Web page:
Jarvis Jones could be a better fit for Seattle than any other team in the league. At 6-3 and around 240-5lbs he’s not the prototype 4-3 end. I’m not completely convinced he’s a great fit as a 3-4 OLB. Jones needs to be at the line, rushing the passer, in a scheme that will get the most out of what many will view as an undersized pass rush specialist.
He’s not the ‘ideal LEO’ as Bruce Irvin was described earlier this year. He’s not going to run a 40-yard-dash as well as Irvin. He’s not quite as lean as either of Seattle’s current pass rushers. But Jones has a superior all-round skill set – combining strength, speed, athleticism and motor to create the best overall defensive prospect eligible for the 2013 draft.
Need any further evidence he fits Pete Carroll’s system? Carroll recruited Jones for USC and he spent a year with the Trojans before suffering a neck injury. Disagreements ensued between player and school over when he would return due to the serious nature of the injury, and he chose to head home and transfer to Georgia. He sat out 2010, but returned to the field last year to record 13.5 sacks – the highest in a loaded SEC. He started the 2012 season in the same vein, with 1.5 sacks against Buffalo and then a performance for the ages against Missouri on the road.
Jones dominated the Tigers on their big night (first game in the SEC). He was a constant force off the edge and seemingly always involved. He rushed the passer, he forced turnovers. He ended with a stat line that included two recorded sacks and an interception. He deflected a pass, he forced fumbles. And yet the numbers don’t seem to tell the whole story.
If the raw athleticism wasn’t enough, he played with such an intensity. He’s dragging along that Georgia defense, which was missing several key starters again on Saturday. Does he have ideal size? No. He’s not JPP or DeMarcus Ware. Does his size matter? Absolutely not. He’s not some work-out-warrior or a rusher who relies on one skill (speed, power). He’s the complete pass rusher in college football right now. Jones is good against the run, he can drop into coverage. He does it all.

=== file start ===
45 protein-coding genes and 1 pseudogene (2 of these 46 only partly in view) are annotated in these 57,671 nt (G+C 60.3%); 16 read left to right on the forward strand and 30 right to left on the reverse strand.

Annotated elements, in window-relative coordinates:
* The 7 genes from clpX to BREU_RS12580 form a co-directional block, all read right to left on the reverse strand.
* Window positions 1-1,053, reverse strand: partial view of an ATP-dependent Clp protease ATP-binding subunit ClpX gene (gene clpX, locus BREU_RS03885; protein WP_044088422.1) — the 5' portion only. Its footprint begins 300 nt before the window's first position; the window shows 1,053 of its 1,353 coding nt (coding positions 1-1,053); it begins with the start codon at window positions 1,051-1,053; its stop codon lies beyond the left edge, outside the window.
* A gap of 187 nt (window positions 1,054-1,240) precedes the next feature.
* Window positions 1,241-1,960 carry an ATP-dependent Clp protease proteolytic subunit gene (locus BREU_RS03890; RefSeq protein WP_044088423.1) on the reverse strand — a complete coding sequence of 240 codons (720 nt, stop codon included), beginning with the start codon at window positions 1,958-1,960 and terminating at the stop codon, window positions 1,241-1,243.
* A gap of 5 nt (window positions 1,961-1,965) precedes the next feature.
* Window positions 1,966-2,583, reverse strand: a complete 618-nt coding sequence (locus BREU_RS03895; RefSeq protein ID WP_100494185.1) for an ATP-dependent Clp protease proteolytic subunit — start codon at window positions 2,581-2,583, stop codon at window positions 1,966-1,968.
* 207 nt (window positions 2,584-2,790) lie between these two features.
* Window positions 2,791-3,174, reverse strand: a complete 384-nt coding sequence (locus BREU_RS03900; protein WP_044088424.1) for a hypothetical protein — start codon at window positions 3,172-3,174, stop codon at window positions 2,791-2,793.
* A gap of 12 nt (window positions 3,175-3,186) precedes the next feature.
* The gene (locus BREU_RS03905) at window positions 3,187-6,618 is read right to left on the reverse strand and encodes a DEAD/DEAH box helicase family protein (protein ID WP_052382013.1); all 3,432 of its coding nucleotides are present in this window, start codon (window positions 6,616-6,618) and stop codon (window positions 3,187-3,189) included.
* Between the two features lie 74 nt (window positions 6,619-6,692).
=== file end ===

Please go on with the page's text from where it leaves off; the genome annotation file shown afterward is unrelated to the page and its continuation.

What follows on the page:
It’s funny that he wears #29 for Georgia because his attitude and persona compares well to Seattle’s own #29 – Earl Thomas. He’s not a talker, he’ll keep himself to himself most of the time. But he has that fire, and players gravitate towards him because he leads by example. He’s also got that similar playmaking knack – 17 sacks in 1.2 seasons with Georgia. Thomas had eight interceptions as a redshirt sophomore alone. Like Thomas, Jones might get marked down for a lack of true size – but both players have elite potential.
All being well, Seattle won’t be picking early enough to get at this guy. The ambitions of this team go beyond another nice draft pick this year, and one defeat against Arizona doesn’t change that. What’s more, the Seahawks are hoping ‘pass rusher’ will be near the bottom of the list of needs next April after drafting Bruce Irvin and re-signing Chris Clemons. The offense could be the priority going forward, especially if the team wants Russell Wilson to start and succeed long term. In the unlikely event the Seahawks are in position to draft Jarvis Jones, however, drafting him should be one of the easiest decisions this franchise ever makes.